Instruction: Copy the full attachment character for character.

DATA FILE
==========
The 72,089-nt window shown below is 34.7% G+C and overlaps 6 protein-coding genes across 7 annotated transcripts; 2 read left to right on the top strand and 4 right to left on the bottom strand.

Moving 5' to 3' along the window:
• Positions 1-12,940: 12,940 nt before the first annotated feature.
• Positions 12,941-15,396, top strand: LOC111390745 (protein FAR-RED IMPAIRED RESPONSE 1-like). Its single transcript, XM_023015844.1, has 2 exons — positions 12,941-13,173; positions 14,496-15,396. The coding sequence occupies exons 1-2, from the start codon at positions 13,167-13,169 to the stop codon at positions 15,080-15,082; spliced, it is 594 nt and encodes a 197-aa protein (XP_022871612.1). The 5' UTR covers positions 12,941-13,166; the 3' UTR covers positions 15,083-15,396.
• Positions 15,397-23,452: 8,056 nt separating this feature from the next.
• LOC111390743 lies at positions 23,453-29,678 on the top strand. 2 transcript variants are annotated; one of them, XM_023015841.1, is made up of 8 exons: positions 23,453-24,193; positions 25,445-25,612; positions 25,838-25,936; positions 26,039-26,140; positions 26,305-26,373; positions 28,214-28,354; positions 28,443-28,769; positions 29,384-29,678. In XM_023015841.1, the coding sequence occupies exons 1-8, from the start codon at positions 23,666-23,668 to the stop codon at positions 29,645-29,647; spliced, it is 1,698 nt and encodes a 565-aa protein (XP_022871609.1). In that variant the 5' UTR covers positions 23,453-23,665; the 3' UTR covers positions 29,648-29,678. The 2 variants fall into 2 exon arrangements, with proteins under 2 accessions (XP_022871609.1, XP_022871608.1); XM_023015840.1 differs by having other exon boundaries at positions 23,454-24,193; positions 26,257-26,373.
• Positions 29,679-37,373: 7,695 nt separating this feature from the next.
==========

The 72,089-nt window shown below is 34.7% G+C and overlaps 6 protein-coding genes across 7 annotated transcripts; 2 read left to right on the top strand and 4 right to left on the bottom strand.

Moving 5' to 3' along the window:
• Positions 1-12,940: 12,940 nt before the first annotated feature.
• Positions 12,941-15,396, top strand: LOC111390745 (protein FAR-RED IMPAIRED RESPONSE 1-like). Its single transcript, XM_023015844.1, has 2 exons — positions 12,941-13,173; positions 14,496-15,396. The coding sequence occupies exons 1-2, from the start codon at positions 13,167-13,169 to the stop codon at positions 15,080-15,082; spliced, it is 594 nt and encodes a 197-aa protein (XP_022871612.1). The 5' UTR covers positions 12,941-13,166; the 3' UTR covers positions 15,083-15,396.
• Positions 15,397-23,452: 8,056 nt separating this feature from the next.
• LOC111390743 lies at positions 23,453-29,678 on the top strand. 2 transcript variants are annotated; one of them, XM_023015841.1, is made up of 8 exons: positions 23,453-24,193; positions 25,445-25,612; positions 25,838-25,936; positions 26,039-26,140; positions 26,305-26,373; positions 28,214-28,354; positions 28,443-28,769; positions 29,384-29,678. In XM_023015841.1, the coding sequence occupies exons 1-8, from the start codon at positions 23,666-23,668 to the stop codon at positions 29,645-29,647; spliced, it is 1,698 nt and encodes a 565-aa protein (XP_022871609.1). In that variant the 5' UTR covers positions 23,453-23,665; the 3' UTR covers positions 29,648-29,678. The 2 variants fall into 2 exon arrangements, with proteins under 2 accessions (XP_022871609.1, XP_022871608.1); XM_023015840.1 differs by having other exon boundaries at positions 23,454-24,193; positions 26,257-26,373.
• Positions 29,679-37,373: 7,695 nt separating this feature from the next.